Meanwhile, the COP process, we should recognise, has been instrumental in defeating the climate deniers and winning the overwhelming majority of the scientific community over on the science of climate change—without which we get nowhere. Additionally, the COP process, without which the fight against climate change would be ineffective, has significantly contributed to a seismic shift in the public’s awareness of the climate crisis in recent years.
An exit strategy from fossil fuels
Any campaign against climate change, if it is to be successful, must have a viable existing strategy for fossil fuels based on a socially just transition to renewables, whether it is the UN or the left. While the exit strategy being pursued by the COP process until now has been net-zero emissions by 2050, it does not propose by what mechanism this should be achieved.
I have long argued that the most effective way to cut carbon emissions quickly and in a way compatible with social justice is by making fossil fuels far more expensive than renewables by means of carbon taxes, as argued (remarkably) by the IMF in Dubai. When properly managed and carried out as a part of the significant transfer of wealth from the rich to the poor, this can both provide a socially just transition for the most vulnerable members of society and shield it from right-wing forces like the far right in Britain or the yellow vests in France.
The best way of doing this, in my view, is through a fee-and-dividend project along the lines proposed by climate scientist James Hanson in his 2012 book Storms of My Grandchildren. He set out the main points as follows:
- Fossil-fuel companies would be charged an easily implemented carbon fee imposed at the well head, mine shaft, or point of entry.
- 100% of the revenue collected would be distributed monthly to the population on a per capita basis as dividends, with up to two-half shares for children per family.
- Dividends would be sent directly via electronic transfers to bank accounts or debit cards.
- The carbon fee would be a single, uniform amount in the form of dollars per tonne of carbon dioxide emitted from the fuel.
- The carbon fee would then gradually and predictably be ramped up so as to achieve the necessary carbon reductions.
- At the same time, current subsidies to the fossil fuel industry would be eliminated.
When applied to the USA, he argued that 60% of the population would receive net economic benefits, i.e., the dividends they received back would exceed the increased prices paid. As the IMF speaker concluded in Dubai, as mentioned above, “when you put a price on carbon, decarbonisation accelerates.”.
The best exposition of Hansen’s proposal can be found in The Case for a Carbon Tax by Shi-Ling-Hsu, published by Island Press in 2011.
Cutting emissions from the demand side in this way is the only socially just way of doing it since it can be carried out within the framework of an overall taxation system that is heavily progressive and brings about a major transfer of wealth from the rich to the poor. Other alternatives, often advanced by the left, such as production cuts by government decision or the rationing of energy, not only do not work but can generate popular backlashes along the lines of the yellow vests, and rationing would create a black market.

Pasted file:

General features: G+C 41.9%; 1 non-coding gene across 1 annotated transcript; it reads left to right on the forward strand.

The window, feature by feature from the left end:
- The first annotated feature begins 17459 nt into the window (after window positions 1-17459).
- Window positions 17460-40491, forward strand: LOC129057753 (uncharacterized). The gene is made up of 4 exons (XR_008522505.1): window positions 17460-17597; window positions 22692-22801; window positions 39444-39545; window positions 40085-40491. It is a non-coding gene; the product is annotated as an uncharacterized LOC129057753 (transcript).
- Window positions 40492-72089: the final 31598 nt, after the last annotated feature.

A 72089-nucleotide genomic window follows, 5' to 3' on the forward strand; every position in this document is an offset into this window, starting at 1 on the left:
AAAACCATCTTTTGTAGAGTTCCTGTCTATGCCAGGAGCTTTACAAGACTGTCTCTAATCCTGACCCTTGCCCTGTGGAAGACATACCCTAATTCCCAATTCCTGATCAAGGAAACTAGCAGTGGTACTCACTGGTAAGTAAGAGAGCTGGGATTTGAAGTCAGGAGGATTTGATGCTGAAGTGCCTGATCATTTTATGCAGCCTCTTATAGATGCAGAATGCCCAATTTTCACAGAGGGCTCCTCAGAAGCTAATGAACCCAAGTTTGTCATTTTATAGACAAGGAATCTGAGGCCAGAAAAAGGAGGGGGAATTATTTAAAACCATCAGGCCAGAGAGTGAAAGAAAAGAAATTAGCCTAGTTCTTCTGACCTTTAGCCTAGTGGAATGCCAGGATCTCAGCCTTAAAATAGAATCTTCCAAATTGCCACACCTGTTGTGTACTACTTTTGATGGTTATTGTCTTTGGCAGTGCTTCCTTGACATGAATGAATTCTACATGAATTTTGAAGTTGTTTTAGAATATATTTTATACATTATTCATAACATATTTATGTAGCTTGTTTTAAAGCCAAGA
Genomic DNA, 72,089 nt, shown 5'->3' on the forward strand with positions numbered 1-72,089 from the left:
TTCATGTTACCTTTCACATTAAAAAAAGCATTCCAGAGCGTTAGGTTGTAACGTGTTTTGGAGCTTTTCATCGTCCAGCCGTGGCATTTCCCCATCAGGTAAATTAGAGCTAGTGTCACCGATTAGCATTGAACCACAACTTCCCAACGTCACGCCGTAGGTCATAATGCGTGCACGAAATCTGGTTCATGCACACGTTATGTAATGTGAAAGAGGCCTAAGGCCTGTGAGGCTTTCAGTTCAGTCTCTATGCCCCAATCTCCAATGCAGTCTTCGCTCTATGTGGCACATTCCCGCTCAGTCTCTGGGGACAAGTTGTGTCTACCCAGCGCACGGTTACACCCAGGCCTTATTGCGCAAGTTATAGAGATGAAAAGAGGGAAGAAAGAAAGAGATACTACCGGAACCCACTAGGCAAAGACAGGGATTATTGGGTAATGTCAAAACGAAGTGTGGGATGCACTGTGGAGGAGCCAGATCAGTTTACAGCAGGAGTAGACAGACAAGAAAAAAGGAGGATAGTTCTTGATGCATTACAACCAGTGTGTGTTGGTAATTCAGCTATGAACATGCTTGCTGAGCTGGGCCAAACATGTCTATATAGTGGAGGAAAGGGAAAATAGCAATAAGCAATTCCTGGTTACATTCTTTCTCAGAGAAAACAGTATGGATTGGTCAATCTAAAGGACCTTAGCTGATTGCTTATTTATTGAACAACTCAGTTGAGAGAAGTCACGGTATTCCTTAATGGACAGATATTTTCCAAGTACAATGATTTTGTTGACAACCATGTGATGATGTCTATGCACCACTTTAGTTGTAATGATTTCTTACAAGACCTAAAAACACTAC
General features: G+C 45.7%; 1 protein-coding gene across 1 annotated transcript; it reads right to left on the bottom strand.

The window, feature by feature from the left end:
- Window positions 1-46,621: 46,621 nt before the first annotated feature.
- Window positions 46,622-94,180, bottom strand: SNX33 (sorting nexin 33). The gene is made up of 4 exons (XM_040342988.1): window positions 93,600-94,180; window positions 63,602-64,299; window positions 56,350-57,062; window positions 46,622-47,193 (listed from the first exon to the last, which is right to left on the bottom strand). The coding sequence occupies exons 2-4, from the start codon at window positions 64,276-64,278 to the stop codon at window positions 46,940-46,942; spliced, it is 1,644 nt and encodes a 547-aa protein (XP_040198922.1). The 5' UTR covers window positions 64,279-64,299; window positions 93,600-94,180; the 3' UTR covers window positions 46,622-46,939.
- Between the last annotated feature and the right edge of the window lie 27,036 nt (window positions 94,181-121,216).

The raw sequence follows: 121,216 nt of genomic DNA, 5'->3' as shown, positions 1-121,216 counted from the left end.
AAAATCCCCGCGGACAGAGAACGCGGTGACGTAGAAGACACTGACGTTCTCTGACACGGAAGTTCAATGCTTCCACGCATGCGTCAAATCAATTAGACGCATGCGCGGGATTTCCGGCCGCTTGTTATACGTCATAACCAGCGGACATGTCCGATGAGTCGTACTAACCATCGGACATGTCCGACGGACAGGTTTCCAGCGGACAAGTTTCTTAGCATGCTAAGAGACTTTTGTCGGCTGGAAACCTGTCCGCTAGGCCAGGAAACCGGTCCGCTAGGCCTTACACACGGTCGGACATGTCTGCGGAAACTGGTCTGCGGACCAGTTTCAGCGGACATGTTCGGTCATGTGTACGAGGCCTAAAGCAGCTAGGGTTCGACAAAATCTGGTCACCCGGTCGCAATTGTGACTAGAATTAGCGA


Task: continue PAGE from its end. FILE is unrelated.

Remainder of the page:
It might be expected that the left would support such taxes since it supports taxing the rich, but this is not the case. Most on the radical left oppose carbon taxes, I presume, because they do not involve the revolutionary overthrow of capitalism.
It is unlikely that the climate struggle will be resolved without big confrontations and mass movements, for which ecosocialists have a responsibility to make preparations.
The best scenario, of course, is that a mass movement is built out of the existing global justice movement and includes everyone who is prepared to fight to save the planet on a progressive basis.
There is another scenario, however, which is that a mass movement or movements arise spontaneously following ecological or societal breakdown as a result of the failure of humanity to stop runaway global warming, resulting in catastrophic impacts on the planet, and with ultra-right and fascist forces waiting in the wings.
While any movement capable of saving the planet will initially be (hopefully) progressive rather than ecosocialist in character, it will be crucial that there are ecosocialists inside it able to fight not just for a sustainable energy transition but one based on social and economic justice and in an anti-capitalist direction.
It is the need to address these eventualities that makes the strategic discussions we have today around the climate and ecological struggle so important. The challenge for ecosocialists in such a situation is not just to be on the right side but to be able to make a contribution to the line of march and the principals involved.
Art Book Review Books Capitalism China Climate Emergency Conservative Government Conservative Party COVID-19 Economics EcoSocialism Elections Fascism Film Film Review France Gaza Imperialism Israel Italy Keir Starmer Labour Party Long Read Marxism Marxist Theory Palestine pandemic Protest Russia Solidarity Statement Trade Unionism Ukraine United States of America War